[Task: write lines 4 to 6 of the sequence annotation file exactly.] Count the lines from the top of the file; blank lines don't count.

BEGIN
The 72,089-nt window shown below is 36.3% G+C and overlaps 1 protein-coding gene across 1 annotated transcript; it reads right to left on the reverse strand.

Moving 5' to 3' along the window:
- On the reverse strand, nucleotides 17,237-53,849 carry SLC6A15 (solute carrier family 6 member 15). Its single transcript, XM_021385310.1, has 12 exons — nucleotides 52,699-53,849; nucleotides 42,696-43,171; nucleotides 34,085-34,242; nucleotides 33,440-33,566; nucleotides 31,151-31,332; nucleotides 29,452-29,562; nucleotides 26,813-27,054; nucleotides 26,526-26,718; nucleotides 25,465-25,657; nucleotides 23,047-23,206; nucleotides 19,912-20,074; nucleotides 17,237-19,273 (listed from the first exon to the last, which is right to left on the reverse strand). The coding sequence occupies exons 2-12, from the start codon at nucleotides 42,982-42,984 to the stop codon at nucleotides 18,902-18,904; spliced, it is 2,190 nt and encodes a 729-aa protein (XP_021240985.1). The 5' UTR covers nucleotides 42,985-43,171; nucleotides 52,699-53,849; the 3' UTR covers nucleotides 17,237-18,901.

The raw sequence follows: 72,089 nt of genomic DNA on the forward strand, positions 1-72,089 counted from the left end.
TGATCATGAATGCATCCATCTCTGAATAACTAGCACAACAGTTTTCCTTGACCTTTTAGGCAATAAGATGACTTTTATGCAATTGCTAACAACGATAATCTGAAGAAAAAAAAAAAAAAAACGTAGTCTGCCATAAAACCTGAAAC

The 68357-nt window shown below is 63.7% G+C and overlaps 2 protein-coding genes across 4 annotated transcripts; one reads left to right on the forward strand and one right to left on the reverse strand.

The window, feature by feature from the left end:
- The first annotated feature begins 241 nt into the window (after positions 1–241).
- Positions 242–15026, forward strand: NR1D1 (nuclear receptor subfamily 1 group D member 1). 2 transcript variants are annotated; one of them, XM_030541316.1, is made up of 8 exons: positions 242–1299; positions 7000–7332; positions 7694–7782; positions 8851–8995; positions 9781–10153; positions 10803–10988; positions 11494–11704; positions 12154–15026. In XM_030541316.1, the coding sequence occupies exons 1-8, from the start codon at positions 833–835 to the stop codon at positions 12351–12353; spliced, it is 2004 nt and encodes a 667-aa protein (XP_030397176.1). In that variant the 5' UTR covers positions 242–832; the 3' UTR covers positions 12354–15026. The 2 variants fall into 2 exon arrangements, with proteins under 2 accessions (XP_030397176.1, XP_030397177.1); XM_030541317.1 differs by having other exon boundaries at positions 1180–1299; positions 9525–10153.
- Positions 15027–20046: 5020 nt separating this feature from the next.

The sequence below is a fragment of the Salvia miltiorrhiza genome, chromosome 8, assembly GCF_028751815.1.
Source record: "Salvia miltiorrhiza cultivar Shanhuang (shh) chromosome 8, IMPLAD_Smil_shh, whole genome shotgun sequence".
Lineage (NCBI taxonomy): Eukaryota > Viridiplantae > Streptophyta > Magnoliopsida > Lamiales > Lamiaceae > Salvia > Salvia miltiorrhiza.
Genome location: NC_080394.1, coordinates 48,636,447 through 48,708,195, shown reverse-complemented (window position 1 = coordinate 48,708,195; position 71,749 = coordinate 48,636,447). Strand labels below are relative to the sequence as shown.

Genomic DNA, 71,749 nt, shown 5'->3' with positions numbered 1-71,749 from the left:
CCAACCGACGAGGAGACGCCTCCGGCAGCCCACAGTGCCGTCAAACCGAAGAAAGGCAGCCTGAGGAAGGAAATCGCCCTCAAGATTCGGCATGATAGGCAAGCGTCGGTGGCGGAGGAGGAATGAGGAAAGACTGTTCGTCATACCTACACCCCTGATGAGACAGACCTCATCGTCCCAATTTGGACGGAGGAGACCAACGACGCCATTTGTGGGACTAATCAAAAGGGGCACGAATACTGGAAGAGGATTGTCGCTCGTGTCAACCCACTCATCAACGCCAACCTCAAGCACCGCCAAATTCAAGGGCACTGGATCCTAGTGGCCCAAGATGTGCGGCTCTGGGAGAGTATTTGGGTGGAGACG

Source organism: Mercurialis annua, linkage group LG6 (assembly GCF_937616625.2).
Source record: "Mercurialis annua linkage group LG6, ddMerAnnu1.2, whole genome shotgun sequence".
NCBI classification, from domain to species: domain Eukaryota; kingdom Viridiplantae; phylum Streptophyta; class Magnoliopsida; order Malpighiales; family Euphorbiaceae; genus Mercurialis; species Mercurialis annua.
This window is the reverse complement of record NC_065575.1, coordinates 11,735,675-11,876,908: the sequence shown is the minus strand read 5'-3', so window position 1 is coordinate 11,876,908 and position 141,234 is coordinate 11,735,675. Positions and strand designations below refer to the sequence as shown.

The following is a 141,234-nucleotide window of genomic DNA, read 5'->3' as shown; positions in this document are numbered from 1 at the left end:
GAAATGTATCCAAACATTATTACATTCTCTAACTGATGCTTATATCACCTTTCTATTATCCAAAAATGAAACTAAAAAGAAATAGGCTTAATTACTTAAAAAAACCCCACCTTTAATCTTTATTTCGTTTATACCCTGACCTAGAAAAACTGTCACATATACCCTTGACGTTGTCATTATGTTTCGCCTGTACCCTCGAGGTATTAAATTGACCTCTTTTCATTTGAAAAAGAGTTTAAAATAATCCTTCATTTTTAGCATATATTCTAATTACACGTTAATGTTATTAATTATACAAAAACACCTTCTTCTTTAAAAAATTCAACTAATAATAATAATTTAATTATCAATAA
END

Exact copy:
The raw sequence follows: 72,089 nt of genomic DNA on the forward strand, positions 1-72,089 counted from the left end.
TGATCATGAATGCATCCATCTCTGAATAACTAGCACAACAGTTTTCCTTGACCTTTTAGGCAATAAGATGACTTTTATGCAATTGCTAACAACGATAATCTGAAGAAAAAAAAAAAAAAAACGTAGTCTGCCATAAAACCTGAAAC

The 68357-nt window shown below is 63.7% G+C and overlaps 2 protein-coding genes across 4 annotated transcripts; one reads left to right on the forward strand and one right to left on the reverse strand.